In his blog, Doug Rett, OD, FAAO, digs deeper into questions every eye doctor has had at one point in his or her career. He sees patients and works with students and residents at the optometry clinic for the VA Boston Healthcare System and will use his blog to bring the teaching points he sees in clinic to a larger audience. Contact him at doctorrett@gmail.com.

Disclosure: Rett has no relevant financial disclosures.

BLOG: Why are choroidal ruptures always crescent-shaped?

Depending where you see patients, you might see a fair amount of ocular trauma.

As I work in a veteran’s hospital, I see a fair amount of ocular trauma that happened years or decades ago, and some of those old injuries bear the scars of choroidal rupture.

Choroidal ruptures are most often sequelae of trauma and are best described as crescent-shaped lesions in the posterior pole, concentric to the disc. But why this shape? Why are they parallel to the optic disc and not perpendicular? Or a random direction? And why are 82% of choroidal ruptures temporal to the disc (Patel et al.)? This month we’ll tackle the curiously-repetitive shape of choroidal ruptures.

Choroidal ruptures in the posterior pole are caused by contre-coup injuries or – less elegantly – caused by the compressive force of the globe’s contents as a wave of energy travels anterior to posterior. Contre-coup is undoubtedly a top-five best ocular descriptive term, so let’s unpack it here.

Unsurprisingly, it’s French in origin: “contre” meaning “against,” and “coup” meaning “blow” or “shot” (as in “coup de grâce” – a death blow). So choroidal ruptures in the posterior pole are technically described as indirect choroidal ruptures (ICRs), as they are contre-coup injuries. A patient can also have a direct choroidal rupture from the coup injury: the lesion in DCRs is located anteriorly at the site of impact and is parallel to the ora. But the majority of choroidal ruptures are ICRs in the posterior pole.

The characteristic shape of ICRs comes not from a vascular origin but from how the globe moves within the orbit. When an eye takes a blunt trauma – say, a punch – anteroposterior compressive forces propagate down, leading to the posterior displacement of the globe and extraocular muscles. But the crucial point to know is that the optic nerve remains relatively less disturbed in its anatomical position, held in place by the retrobulbar tissue. Essentially, during a punch, the optic nerve pushes back. However, as the nerve is inserted not in the most posterior pole of the globe but 15 degrees nasal to that pole, it pushes back obliquely. This creates a shear force, radiating concentrically from the nerve, and explains why ICRs are crescent-shaped and often temporal to disc – because that’s typically the direction the force vector is traveling relative to the nerve, and that temporal area receives the maximum stress.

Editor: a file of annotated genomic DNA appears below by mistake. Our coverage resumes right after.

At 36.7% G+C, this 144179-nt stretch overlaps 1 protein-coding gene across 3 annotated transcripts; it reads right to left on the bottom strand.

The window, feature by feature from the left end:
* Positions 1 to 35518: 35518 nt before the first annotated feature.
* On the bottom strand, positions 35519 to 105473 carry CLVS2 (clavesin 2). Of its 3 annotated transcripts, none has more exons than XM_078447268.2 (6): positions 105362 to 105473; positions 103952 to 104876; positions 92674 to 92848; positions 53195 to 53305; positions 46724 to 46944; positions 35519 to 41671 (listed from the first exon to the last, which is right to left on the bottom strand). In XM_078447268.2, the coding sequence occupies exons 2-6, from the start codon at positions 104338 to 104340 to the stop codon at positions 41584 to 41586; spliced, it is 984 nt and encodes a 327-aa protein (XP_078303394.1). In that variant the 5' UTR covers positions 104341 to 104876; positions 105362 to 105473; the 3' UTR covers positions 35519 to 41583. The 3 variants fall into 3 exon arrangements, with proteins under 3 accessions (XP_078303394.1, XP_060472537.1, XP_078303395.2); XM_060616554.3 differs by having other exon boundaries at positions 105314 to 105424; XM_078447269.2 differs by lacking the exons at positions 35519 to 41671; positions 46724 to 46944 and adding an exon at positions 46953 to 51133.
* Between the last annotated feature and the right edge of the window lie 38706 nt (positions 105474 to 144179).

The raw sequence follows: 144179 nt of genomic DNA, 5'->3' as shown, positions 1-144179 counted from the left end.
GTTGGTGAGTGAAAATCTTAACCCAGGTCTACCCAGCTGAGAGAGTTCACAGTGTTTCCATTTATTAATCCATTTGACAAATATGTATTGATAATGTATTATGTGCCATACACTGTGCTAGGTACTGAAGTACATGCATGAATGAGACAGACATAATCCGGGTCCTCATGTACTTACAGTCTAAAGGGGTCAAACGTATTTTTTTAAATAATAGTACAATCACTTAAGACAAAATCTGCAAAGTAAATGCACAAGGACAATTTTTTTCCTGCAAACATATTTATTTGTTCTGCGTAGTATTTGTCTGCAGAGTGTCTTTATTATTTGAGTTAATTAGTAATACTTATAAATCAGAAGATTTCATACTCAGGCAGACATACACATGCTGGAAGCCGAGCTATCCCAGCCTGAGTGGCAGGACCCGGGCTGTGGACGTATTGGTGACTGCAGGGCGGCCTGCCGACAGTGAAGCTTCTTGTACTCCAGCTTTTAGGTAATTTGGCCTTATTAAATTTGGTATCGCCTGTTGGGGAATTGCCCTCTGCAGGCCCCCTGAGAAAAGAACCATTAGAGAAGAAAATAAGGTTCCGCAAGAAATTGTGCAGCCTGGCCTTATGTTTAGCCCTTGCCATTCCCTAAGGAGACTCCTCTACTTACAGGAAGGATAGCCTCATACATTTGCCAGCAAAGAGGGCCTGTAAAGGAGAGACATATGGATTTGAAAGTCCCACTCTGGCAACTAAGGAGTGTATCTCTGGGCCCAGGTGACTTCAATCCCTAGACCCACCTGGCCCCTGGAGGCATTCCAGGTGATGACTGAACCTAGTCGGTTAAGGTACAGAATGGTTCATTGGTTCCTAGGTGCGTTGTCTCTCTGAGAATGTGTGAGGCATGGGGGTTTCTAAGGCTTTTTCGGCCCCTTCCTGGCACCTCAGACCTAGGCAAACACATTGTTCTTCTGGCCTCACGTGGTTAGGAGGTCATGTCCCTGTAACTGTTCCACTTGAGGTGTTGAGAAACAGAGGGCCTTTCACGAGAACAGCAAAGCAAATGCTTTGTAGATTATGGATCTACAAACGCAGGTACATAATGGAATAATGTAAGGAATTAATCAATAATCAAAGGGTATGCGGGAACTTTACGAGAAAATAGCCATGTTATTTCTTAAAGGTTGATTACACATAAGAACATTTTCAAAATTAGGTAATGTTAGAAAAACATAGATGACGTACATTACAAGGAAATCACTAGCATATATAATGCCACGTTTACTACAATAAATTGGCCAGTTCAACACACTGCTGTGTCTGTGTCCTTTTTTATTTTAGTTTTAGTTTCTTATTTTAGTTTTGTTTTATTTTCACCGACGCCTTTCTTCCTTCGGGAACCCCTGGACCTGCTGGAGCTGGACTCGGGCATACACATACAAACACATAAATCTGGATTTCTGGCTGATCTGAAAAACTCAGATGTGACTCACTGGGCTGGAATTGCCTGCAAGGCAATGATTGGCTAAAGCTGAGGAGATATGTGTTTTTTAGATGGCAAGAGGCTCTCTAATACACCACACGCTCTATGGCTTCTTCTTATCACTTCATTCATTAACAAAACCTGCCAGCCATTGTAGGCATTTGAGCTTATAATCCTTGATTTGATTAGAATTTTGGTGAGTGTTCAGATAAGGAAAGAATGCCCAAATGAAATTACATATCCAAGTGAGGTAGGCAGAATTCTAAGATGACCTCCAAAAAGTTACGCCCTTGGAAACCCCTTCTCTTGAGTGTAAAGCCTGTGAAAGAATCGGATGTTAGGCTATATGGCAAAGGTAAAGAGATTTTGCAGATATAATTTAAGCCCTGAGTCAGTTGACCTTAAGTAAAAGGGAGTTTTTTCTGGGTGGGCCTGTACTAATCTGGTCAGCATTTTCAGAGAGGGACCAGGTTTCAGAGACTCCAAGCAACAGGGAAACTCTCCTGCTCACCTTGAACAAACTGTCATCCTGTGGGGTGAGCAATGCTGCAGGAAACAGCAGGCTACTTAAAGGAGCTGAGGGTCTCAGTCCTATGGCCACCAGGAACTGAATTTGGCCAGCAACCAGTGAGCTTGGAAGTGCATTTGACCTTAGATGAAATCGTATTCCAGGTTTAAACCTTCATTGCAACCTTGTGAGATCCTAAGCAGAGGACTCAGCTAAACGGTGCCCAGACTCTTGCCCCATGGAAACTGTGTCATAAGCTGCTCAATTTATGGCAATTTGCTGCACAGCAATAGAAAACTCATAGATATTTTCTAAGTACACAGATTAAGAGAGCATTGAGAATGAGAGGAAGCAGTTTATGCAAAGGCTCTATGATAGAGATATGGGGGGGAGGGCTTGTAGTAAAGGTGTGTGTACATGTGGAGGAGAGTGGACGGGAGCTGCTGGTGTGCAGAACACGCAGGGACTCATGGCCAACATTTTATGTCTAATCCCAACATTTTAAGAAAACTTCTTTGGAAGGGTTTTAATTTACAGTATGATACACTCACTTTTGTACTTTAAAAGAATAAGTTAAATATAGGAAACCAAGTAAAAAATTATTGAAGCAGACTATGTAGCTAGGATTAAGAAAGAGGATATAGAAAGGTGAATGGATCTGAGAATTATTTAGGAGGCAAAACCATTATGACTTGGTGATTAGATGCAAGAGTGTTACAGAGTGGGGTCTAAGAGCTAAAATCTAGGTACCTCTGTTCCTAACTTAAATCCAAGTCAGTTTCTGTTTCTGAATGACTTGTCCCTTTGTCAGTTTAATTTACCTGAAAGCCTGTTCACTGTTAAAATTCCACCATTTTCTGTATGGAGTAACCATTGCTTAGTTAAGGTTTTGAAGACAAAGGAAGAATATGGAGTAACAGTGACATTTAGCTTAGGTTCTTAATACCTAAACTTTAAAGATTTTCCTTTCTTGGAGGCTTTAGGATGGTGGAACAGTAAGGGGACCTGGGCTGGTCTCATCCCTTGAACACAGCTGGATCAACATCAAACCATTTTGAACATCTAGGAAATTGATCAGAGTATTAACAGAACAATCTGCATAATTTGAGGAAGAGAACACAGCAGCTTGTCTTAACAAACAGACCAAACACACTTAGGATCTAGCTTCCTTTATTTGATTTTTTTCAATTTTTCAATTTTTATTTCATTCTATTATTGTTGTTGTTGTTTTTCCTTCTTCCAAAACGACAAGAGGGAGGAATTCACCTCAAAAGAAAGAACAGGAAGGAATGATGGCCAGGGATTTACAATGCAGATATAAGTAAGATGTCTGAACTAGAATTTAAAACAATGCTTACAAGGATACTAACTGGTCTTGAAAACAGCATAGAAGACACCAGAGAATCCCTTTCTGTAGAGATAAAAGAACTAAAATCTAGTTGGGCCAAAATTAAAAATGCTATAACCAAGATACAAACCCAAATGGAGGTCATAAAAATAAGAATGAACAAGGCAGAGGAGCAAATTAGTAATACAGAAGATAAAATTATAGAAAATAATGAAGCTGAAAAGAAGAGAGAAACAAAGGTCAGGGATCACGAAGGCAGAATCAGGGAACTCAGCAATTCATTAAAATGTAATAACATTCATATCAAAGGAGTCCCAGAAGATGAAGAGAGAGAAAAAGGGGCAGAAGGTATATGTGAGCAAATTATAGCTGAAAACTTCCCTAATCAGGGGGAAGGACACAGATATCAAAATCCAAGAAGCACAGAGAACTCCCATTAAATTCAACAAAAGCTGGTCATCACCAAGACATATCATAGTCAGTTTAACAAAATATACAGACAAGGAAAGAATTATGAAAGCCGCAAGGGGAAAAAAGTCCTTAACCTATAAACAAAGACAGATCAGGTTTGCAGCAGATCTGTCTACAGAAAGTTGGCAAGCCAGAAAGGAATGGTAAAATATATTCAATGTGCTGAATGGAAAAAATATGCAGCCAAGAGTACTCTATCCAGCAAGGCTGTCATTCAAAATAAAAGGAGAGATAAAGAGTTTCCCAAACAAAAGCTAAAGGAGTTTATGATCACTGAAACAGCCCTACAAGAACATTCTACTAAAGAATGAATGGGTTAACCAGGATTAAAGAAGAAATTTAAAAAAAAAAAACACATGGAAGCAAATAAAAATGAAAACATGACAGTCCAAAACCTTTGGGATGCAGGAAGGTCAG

But not all ICRs are temporal to the disc, and not all of them are directly through the fovea, the most posterior pole of the globe. The slight difference in the location of the ICRs is likely due to two factors: traumas/punches come in from slightly different angles, propagating compressive forces in different directions relative to the optic nerve location and the soon-to-be-victim often initiates a protective Bell’s phenomenon before impact, protecting the cornea but also changing the direction of the force vector.

So, the temporal ocular wall relative to the optic nerve receives the maximum pressure when a blow is received. But, as we know, the globe has many layers to it, so why does the retina and scleral not show any damage? The retina is elastic enough to rebound, and the sclera has enough tensile strength to resist injury, but Bruch’s membrane is breached because it’s inelastic and fragile and can’t withstand such a force.

Early after the injury, there is often a hemorrhage above and/or below the retinal pigment epithelium (RPE), followed by fibrovascular activity leading to a well-defined scar in the choroid, Bruch’s membrane and RPE. In fact, choroidal ruptures are actually tears of the choroid, Bruch’s membrane and RPE; the retina and sclera remain mostly undisturbed.

Choroidal ruptures greatly increase the risk of choroidal neovascularization membrane (CNVM) formation over the patient’s lifetime, and, perhaps not surprisingly, longer ruptures have a higher risk of CNVM. Ruptures between 1.10 mm and 2.35 mm have an 11% chance of CNVM; ruptures greater than 2.35 mm have a 50% chance (Eliott et al.).

So, the next time you see a crescent-shaped arc in the posterior pole, think about those contre-coup forces that created that shear stress on the globe. And follow that patient closer as you monitor for CNVM. Bonne chance.

References:

Eliott D, Papakostas TD. Traumatic chorioretinopathies. In Ryan’s Retina. 6th ed. Elsevier:2017.

Nair U. Clinical Ophthalmology. 2013;doi:10.2147/OPTH.S46223.

Patel MM, et al. Int Ophthalmol Clin. 2013;doi:10.1097/IIO.0b013e31829ced74.

Pujari A, et al. Medical Hypotheses. 2019;doi:10.1016/j.mehy.2019.02.010.